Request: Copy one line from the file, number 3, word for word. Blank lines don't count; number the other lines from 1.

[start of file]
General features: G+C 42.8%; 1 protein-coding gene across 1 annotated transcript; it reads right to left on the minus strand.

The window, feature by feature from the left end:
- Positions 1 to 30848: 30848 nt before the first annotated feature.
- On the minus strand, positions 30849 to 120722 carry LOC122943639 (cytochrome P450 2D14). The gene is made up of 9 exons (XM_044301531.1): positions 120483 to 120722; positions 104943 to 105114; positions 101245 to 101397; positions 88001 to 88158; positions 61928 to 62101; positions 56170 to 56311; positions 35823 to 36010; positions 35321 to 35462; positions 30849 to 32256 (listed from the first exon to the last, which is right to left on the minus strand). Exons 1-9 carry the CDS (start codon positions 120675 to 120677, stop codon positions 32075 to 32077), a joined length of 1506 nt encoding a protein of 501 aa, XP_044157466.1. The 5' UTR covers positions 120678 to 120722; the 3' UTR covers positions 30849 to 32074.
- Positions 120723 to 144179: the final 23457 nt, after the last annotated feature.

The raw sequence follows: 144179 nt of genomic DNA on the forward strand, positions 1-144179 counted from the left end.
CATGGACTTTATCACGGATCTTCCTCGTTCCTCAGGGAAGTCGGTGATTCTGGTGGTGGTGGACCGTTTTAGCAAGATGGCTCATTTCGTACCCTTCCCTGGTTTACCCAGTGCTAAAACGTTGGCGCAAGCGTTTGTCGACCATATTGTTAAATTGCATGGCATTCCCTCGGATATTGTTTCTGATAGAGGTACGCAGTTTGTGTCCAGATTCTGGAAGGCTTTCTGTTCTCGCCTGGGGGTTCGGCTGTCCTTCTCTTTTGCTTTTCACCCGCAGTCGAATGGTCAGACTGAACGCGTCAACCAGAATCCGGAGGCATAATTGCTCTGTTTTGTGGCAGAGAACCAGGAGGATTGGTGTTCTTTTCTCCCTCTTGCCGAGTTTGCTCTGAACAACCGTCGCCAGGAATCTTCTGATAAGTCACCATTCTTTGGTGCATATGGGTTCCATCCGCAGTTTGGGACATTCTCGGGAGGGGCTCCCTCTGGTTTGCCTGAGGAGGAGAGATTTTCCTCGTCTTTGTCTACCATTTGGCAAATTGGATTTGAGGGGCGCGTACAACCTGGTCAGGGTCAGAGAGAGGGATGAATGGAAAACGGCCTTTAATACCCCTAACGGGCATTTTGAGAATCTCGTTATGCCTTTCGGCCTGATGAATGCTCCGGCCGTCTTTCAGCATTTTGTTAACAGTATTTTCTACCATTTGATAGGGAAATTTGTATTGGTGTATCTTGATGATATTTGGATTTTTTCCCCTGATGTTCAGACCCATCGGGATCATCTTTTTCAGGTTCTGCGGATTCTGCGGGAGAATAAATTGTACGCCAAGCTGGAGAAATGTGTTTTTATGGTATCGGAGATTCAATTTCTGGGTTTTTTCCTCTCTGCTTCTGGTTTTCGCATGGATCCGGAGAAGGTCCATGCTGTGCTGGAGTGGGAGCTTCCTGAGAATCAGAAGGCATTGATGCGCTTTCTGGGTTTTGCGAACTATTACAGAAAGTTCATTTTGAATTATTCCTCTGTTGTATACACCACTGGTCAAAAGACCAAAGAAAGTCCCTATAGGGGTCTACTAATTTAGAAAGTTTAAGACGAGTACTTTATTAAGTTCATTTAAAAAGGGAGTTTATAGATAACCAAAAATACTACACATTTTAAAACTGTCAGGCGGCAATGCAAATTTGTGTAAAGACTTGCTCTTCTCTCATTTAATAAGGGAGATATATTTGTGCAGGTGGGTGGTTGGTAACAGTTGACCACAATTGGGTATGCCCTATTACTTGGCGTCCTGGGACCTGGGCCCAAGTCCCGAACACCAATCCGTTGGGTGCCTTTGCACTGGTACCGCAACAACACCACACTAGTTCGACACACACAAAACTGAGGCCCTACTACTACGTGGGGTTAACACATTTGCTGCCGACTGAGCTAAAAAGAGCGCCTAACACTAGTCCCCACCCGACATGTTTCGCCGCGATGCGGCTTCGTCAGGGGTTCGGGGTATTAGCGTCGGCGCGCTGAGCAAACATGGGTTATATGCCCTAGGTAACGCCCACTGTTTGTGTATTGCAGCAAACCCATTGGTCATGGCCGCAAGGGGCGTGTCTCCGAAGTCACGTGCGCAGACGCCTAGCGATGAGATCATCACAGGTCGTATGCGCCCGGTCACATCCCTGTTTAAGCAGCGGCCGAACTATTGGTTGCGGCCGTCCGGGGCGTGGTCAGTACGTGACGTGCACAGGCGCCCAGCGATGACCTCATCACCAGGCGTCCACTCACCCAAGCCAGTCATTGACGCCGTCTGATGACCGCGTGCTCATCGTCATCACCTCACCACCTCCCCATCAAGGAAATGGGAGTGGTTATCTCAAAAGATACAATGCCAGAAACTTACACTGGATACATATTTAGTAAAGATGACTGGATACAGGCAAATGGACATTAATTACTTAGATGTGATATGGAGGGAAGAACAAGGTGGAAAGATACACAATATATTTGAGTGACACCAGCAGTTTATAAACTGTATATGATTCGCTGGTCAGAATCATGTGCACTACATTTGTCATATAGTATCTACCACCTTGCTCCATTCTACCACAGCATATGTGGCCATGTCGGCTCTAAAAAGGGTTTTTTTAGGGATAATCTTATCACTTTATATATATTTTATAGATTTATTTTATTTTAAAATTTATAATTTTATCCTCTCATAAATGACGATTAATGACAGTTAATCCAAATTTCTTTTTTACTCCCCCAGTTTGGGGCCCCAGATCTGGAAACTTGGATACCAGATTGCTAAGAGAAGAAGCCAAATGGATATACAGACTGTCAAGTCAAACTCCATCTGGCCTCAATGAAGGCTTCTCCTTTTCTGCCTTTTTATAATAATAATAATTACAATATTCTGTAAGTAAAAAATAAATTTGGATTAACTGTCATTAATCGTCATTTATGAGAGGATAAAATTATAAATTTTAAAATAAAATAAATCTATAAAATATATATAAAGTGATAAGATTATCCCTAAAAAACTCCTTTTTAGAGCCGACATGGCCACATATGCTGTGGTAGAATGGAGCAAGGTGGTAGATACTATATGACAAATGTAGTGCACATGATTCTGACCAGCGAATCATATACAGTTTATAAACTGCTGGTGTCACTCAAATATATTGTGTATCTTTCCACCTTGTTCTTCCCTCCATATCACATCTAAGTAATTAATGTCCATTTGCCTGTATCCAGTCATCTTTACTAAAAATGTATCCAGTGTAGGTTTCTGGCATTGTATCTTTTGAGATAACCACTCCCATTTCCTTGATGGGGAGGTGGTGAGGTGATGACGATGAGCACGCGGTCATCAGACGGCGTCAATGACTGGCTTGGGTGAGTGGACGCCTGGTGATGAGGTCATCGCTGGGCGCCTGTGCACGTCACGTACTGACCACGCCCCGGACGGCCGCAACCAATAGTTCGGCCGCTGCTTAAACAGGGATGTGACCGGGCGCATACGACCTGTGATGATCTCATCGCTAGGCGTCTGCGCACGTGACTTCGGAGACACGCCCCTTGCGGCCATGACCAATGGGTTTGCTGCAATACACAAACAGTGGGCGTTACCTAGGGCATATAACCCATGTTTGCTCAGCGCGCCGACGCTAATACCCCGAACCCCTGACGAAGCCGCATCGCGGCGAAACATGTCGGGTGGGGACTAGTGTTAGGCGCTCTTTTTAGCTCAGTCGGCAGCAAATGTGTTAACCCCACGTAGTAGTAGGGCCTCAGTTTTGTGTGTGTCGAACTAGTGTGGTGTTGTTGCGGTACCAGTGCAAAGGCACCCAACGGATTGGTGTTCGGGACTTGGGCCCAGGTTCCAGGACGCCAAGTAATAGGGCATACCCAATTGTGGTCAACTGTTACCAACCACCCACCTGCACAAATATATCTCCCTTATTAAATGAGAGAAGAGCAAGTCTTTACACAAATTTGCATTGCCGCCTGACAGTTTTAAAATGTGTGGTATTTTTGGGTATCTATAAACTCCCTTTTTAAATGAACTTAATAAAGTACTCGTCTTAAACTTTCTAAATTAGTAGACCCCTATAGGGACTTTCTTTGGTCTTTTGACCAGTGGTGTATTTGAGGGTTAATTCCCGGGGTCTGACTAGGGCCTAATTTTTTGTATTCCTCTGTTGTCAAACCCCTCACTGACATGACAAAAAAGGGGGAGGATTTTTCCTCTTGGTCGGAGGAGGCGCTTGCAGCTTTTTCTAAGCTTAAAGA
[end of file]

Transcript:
- Positions 1 to 30848: 30848 nt before the first annotated feature.